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freyir_33
03-11-2009, 06:39 PM
I just found this on the site, makes me wonder if not some of the officers on this site should crosscheck his own sources before they start to pick on me for using yellow pages journalism, this could be taken straight of an issue of Signal*

I must admit that I have read that some Wehrmacht companies used children as mascots in WW2, but an assumption like this is ridiculous.

http://www.ww2incolor.com/soviet-union/ruskid.html

Egorka
03-11-2009, 07:04 PM
I do not know story of that particular photograph.
In general mascots, or in Russian "Сын полка" (Regiments son), were relatively spread.
Usually boys would be adopted when so many children missed their families. Their role was not ment for fighting and the first line troops, IIRC, did not have them much, they normally would do something like bringing letters around and such. But I think occasionally they did some shooting too.

This is photo of my grandmother's unit with their Regiment Son:
http://farm4.static.flickr.com/3186/3023983501_d41a3a26d8_m.jpg
(http://farm4.static.flickr.com/3186/3023983501_c370ac372f_o.jpg)

And here is my grandfather mentions Regiment Son in his unit (http://www.ww2incolor.com/forum/showthread.php?p=127872#post127872):
The celebration of 1st of May ( http://en.wikipedia.org/wiki/International_Workers%27_Day ) approached. Major Pehota, who as I mentioned was our "zampolit" ( remark: Commander's deputy for political work Ė not to be confused with "Commissar" ), was very busy with the preparations. Knowing that I was a student before the war he offered me the opportunity to join his orderly, Buriak, in making a newspaper poster dedicated to the celebration. Buriak was a boy aged about 14 or 15 and was regarded as our "regimentís son" [remark: "regimentís sons" were usually orphans picked up by the regiments on their campaigns. Hence the name "regimentís son" indicating that a child had been adopted by the regiment]. He wore a uniform and was always "sticking his nose in everywhere", hanging around the newcomers, reading aloud from the newspapers distributed by Sovinformbureau ( http://en.wikipedia.org/wiki/Soviet_Information_Bureau ). Together we began the work. I was responsible for the design and layout and Buriak for the content Ė for which he went around the platoons collecting material. I remember how our zampolit Pehota criticised me because a German tank with swastika drawn by me did not look as though it had been disabled. I had to redraw it more vividly. This time he was pleased. The tank was depicted with a fractured gun barrel, a huge gaping hole in the side and a broken track. Our tanks were rushing forward belching fire and smoke.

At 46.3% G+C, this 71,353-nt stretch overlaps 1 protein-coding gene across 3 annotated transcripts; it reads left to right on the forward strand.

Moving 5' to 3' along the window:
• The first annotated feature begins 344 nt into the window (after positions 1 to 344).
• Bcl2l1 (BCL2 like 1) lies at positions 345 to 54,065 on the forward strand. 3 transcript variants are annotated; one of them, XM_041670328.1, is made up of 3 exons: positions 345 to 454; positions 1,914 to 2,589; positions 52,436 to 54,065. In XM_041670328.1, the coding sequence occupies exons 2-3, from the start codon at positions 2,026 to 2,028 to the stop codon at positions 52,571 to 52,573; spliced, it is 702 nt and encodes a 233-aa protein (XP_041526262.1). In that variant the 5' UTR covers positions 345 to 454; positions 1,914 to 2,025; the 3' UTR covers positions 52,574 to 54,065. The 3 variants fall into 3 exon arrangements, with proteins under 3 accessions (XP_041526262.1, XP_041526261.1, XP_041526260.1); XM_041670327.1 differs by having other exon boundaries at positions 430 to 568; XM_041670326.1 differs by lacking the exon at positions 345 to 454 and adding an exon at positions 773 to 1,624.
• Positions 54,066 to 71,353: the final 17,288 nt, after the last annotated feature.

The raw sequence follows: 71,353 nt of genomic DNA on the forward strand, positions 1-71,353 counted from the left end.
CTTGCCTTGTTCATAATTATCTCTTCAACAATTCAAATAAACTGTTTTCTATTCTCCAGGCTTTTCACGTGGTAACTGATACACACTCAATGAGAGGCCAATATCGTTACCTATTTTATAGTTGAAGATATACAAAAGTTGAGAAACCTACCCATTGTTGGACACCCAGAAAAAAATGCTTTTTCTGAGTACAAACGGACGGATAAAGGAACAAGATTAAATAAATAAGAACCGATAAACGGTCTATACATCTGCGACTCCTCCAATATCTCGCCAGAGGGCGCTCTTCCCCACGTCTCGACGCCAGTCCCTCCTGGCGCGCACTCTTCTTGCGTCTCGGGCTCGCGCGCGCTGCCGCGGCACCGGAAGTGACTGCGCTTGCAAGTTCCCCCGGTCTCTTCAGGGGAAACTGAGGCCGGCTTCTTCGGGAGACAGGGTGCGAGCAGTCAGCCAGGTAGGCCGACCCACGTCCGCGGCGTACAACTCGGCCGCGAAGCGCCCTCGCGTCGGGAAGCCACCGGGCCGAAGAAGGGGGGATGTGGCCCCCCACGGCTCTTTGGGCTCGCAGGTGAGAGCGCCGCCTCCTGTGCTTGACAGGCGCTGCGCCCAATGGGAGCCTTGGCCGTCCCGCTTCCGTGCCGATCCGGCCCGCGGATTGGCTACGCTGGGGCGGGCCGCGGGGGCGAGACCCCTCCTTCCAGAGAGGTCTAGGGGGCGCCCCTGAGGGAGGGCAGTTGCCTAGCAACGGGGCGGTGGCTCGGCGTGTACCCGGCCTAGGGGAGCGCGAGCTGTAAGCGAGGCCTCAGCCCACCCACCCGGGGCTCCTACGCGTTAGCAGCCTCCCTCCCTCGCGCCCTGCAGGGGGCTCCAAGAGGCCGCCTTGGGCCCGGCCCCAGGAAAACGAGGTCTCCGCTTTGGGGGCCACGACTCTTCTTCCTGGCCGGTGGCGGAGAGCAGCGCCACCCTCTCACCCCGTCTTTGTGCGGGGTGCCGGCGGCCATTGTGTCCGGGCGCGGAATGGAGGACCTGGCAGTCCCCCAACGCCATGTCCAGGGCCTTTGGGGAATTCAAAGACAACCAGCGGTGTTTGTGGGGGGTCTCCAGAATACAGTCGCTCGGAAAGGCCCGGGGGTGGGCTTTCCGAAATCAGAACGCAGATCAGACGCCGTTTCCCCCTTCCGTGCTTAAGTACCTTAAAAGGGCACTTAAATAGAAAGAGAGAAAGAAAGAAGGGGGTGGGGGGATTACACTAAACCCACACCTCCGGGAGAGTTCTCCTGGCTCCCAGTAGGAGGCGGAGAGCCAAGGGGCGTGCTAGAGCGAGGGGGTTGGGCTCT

flamethrowerguy
03-11-2009, 07:26 PM
I just found this on the site, makes me wonder if not some of the officers on this site should crosscheck his own sources before they start to pick on me for using yellow pages journalism, this could be taken straight of an issue of Signal*

I must admit that I have read that some Wehrmacht companies used children as mascots in WW2, but an assumption like this is ridiculous.

http://www.ww2incolor.com/soviet-union/ruskid.html

:lol:Your compassion for a fellow troll well-known on the picture site is more than touchy.
So is your pathetic way of continuing debates after you ran out of arguments, like starting this thread.
If you feel like having a problem with a moderator or any other user, take it to the staff.

Chevan
03-12-2009, 01:31 AM
I must admit that I have read that some Wehrmacht companies used children as mascots in WW2, but an assumption like this is ridiculous.

http://www.ww2incolor.com/soviet-union/ruskid.html

Yes , you definitelly right about that unfair comment.
I think mod's here have not enough time to check out all the comments in photosection , so is't not problem ,i suppose, to correct that.
Right flamethrowerguy?
Would you so kind please?:)

Schuultz
03-12-2009, 08:02 PM
So Ergoka, which one of the people in the picture would have been your Grandfather?

navyson
03-12-2009, 08:06 PM
So Ergoka, which one of the people in the picture would have been your Grandfather?
See: http://ww2incolor.com/forum/showthread.php?t=6713
That thread has pictures of Egorkas grandfather.

Egorka
03-13-2009, 04:40 AM
So Ergoka, which one of the people in the picture would have been your Grandfather?
My grandmother and my grandfather I mentioned were from to different lines - fathers and mothers respectively.
Obviously they served in differnt units.

Though my grandmother and my grandfather on the fathers line served in one division and got married after the war.